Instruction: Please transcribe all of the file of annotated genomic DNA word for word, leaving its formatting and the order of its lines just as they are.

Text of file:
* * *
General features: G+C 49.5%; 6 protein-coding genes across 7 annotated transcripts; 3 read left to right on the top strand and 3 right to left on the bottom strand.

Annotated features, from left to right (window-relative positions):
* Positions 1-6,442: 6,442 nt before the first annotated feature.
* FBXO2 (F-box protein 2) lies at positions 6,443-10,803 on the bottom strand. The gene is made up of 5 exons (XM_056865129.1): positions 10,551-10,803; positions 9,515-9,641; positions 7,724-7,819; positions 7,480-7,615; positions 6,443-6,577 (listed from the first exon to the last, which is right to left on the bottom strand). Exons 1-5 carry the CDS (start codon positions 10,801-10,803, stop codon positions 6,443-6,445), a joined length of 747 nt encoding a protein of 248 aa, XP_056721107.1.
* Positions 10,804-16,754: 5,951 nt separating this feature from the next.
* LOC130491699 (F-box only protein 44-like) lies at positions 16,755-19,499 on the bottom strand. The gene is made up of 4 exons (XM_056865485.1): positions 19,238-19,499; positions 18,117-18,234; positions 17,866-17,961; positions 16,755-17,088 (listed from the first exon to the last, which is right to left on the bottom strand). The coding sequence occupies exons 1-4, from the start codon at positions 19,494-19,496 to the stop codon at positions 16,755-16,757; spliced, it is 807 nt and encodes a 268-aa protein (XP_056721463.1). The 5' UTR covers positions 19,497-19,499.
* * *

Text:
General features: G+C 49.5%; 6 protein-coding genes across 7 annotated transcripts; 3 read left to right on the top strand and 3 right to left on the bottom strand.

Annotated features, from left to right (window-relative positions):
* Positions 1-6,442: 6,442 nt before the first annotated feature.
* FBXO2 (F-box protein 2) lies at positions 6,443-10,803 on the bottom strand. The gene is made up of 5 exons (XM_056865129.1): positions 10,551-10,803; positions 9,515-9,641; positions 7,724-7,819; positions 7,480-7,615; positions 6,443-6,577 (listed from the first exon to the last, which is right to left on the bottom strand). Exons 1-5 carry the CDS (start codon positions 10,801-10,803, stop codon positions 6,443-6,445), a joined length of 747 nt encoding a protein of 248 aa, XP_056721107.1.
* Positions 10,804-16,754: 5,951 nt separating this feature from the next.
* LOC130491699 (F-box only protein 44-like) lies at positions 16,755-19,499 on the bottom strand. The gene is made up of 4 exons (XM_056865485.1): positions 19,238-19,499; positions 18,117-18,234; positions 17,866-17,961; positions 16,755-17,088 (listed from the first exon to the last, which is right to left on the bottom strand). The coding sequence occupies exons 1-4, from the start codon at positions 19,494-19,496 to the stop codon at positions 16,755-16,757; spliced, it is 807 nt and encodes a 268-aa protein (XP_056721463.1). The 5' UTR covers positions 19,497-19,499.